The conflicts women experience – based in reality or feelings – about work and motherhood are always grist for the media mill. There have been great social changes in the last 50 years of which the changes in women’s lives have been a major part. Women asserted their wish to break out of their prescribed social role of housewife/mother, fought for their place in the workforce, and helped by a changed economy assumed an even greater role as breadwinners. The media, documenting these steps along the way, have proclaimed “having it all”, “juggling”, “balancing work and family”, “opting out” and now, “opting in”, each in turn as the new reality for women.
Each of these “new realities” is put forward as the answer to Freud’s question, “What do women want?” In fact, they all reflect the many attempts at solutions to conflict – both internal and external – that women experience as they try to express their needs and wants as whole people. As has been recounted many times, both women and men were constrained by prescribed social roles, closing off important parts of themselves. Today, many more men than before are also asserting their wish to express other aspects of themselves, particularly in relation to children.
Although the changes in both men and women have been noted, the changing lives and behavior of women have drawn greater attention because of their impact on child-care, marriage, and the workplace. The fact is, that men’s role as breadwinners – despite the impact of the economy – is still perceived by them and others as primary. Mothers working full-time – or even part-time – however, has raised the unsolved problem of child-care, and has created new conflicts of needs between their children’s, their jobs’, and their own.
Some years back, attention was focused on the phenomenon of successful career women leaving their jobs having opted out of the stress of managing both work and family life. Motherhood suddenly became the new ideal again, and magazines featured cover photos of pregnant celebrities. Now the pendulum is swinging again, and the story is becoming that of women who are trying to opt back in and having a hard time doing so. The point is the penalty paid for taking time out to be a full-time mother.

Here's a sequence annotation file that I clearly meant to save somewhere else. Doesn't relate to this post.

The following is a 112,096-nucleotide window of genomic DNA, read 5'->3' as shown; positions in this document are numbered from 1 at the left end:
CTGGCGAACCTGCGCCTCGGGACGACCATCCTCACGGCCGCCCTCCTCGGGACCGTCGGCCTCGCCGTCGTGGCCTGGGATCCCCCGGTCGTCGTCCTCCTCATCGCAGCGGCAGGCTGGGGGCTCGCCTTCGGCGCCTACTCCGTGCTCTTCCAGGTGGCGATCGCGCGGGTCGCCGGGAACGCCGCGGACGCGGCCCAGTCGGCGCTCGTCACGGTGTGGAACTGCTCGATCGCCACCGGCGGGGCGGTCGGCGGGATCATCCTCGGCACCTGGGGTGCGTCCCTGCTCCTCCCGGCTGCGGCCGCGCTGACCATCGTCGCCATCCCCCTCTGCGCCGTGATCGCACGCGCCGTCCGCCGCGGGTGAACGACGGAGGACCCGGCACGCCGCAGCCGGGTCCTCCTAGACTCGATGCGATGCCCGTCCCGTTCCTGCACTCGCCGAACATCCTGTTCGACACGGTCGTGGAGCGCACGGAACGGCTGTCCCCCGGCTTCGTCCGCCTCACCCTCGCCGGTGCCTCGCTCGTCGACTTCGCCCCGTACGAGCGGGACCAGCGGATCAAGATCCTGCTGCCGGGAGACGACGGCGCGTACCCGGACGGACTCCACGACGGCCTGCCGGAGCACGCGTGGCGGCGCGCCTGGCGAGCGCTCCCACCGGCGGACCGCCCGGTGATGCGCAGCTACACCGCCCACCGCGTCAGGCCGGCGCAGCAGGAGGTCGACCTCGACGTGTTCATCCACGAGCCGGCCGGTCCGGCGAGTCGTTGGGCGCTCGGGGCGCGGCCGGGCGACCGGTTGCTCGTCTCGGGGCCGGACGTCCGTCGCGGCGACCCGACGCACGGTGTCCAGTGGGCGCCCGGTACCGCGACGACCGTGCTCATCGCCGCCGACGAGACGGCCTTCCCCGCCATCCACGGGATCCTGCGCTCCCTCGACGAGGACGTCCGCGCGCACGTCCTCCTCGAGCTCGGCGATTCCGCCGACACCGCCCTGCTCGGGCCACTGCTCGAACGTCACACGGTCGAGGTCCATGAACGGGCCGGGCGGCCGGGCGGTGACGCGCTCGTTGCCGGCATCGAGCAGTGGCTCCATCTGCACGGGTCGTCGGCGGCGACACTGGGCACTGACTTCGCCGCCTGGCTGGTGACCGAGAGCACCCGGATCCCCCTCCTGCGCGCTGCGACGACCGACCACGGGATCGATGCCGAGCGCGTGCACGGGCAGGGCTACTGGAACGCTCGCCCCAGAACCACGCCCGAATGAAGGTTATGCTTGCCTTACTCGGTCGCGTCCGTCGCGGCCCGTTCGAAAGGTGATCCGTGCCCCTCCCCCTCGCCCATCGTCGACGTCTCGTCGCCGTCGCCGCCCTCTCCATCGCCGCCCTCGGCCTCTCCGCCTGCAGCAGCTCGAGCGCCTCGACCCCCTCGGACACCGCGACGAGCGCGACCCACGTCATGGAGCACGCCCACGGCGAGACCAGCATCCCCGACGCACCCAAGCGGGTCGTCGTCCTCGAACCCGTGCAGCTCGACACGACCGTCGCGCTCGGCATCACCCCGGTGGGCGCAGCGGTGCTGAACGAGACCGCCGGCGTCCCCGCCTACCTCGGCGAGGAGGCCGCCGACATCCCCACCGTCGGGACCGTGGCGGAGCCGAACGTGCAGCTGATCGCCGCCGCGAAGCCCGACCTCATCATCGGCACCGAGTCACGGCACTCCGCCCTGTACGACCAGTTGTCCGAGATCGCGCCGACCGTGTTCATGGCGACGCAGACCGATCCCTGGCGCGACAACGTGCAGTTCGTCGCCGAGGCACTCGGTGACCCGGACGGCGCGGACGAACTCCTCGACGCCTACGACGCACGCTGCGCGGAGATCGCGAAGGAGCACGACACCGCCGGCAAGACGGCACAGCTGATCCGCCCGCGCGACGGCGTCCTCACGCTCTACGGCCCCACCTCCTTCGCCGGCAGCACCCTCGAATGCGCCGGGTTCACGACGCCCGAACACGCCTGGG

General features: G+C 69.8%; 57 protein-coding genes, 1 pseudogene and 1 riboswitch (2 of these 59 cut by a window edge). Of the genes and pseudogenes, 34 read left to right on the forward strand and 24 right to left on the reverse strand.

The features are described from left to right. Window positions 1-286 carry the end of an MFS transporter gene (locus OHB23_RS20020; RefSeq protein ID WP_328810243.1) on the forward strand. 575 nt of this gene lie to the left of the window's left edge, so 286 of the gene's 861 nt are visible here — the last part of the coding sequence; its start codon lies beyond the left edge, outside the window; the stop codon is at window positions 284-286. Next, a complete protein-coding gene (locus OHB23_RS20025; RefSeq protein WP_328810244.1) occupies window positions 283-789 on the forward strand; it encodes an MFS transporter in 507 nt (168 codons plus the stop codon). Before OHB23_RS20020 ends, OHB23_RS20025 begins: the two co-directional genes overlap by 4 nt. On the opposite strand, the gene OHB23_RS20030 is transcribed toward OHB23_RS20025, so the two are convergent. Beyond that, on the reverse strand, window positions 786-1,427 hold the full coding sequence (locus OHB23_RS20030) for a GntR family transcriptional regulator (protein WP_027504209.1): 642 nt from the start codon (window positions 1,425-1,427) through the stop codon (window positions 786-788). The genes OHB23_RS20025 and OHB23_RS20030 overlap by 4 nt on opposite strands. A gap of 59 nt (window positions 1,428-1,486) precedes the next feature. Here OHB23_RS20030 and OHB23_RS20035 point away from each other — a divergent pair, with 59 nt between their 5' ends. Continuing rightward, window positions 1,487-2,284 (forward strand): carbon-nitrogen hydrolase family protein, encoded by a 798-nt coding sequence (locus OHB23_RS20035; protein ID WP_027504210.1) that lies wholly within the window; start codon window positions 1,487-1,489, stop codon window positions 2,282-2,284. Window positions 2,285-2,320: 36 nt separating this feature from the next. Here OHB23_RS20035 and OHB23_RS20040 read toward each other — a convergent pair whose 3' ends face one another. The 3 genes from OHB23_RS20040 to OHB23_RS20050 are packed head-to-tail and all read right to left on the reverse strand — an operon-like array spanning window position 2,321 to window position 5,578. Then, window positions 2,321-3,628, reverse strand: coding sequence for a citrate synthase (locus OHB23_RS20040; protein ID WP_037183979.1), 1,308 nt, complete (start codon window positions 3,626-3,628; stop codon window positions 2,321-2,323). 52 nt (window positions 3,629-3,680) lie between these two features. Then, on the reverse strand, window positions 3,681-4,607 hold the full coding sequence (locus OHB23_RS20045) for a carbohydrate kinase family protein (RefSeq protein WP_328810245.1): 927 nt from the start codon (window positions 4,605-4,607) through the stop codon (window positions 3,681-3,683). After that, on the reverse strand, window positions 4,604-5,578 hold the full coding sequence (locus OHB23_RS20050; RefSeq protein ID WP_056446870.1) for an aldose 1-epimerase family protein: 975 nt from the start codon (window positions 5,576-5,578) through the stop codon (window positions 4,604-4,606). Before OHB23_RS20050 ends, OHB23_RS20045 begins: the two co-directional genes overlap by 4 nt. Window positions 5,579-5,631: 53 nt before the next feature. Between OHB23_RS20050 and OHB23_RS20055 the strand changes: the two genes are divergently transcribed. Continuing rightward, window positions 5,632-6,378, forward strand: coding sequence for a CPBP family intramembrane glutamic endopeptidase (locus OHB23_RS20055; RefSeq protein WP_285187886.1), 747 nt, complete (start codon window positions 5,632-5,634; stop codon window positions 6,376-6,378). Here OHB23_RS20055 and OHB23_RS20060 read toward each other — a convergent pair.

Many years ago, when the early part of the modern women’s movement was in full flower, I attended as an observer a meeting of a group of mothers who met regularly to discuss issues of motherhood, marriage and work. This was a time when keeping your own name after marriage was a statement of liberation. All of the women had marriages based theoretically on an equal sharing of housekeeping and child-care. The women talked about how once there were children the old, traditional division of labor slipped back into place, and discussed the strategies their husbands used knowingly or unknowingly to avoid their share of household work.
Many of the conflicts they were experiencing then sound familiar today. Issues that were just starting to surface then, continue to be unresolved today. Author Judith Warner, who some years ago wrote “Perfect Madness”, deploring the state of American motherhood, has now written an article following up on a number of successful career women who left work a decade ago opting for full time motherhood. These women are now opting back in, talk about the choices they made and the price they paid for those choices.
A number of themes emerge from the voices of these women. The motivation for becoming full time mothers was in large measure the stress of two working parents once they had children. Some wanted to have more time with their children. For some the idea that it was a choice they were making was important. Others felt it was what their husbands wanted, and would make their lives run more smoothly. Although unspoken, an idealization of full-time motherhood seemed to be involved. The less ideal aspects of the job are not understood until they are experienced.
The negatives the women speak of are also familiar. The traditional division of labor led to housekeeping now once again being considered women’s domain. There were stresses in the marriages as men functioned in the larger world and women were involved with children’s activities. One mother expresses her anxiety about her worth as a mother, while all refer to their loss of identity and diminished self-confidence in their new roles. In some instances these tensions led to divorce. All of the women followed have returned – or want to return – to work, but find they cannot return at the level they had been at, either in terms of salary or position.
The point really is not that the grass is always greener on the other side. Rather it is the need to recognize the inherent conflict women face in their wish both to nurture children and to function in a hard-driving work world. This is a conflict men are now also starting to feel. As both men and women assert the importance of family needs, the work place may gradually become more responsive. In the same way, hopefully there will also be increased recognition that an over-investment in children can be as limiting as an over-investment in work.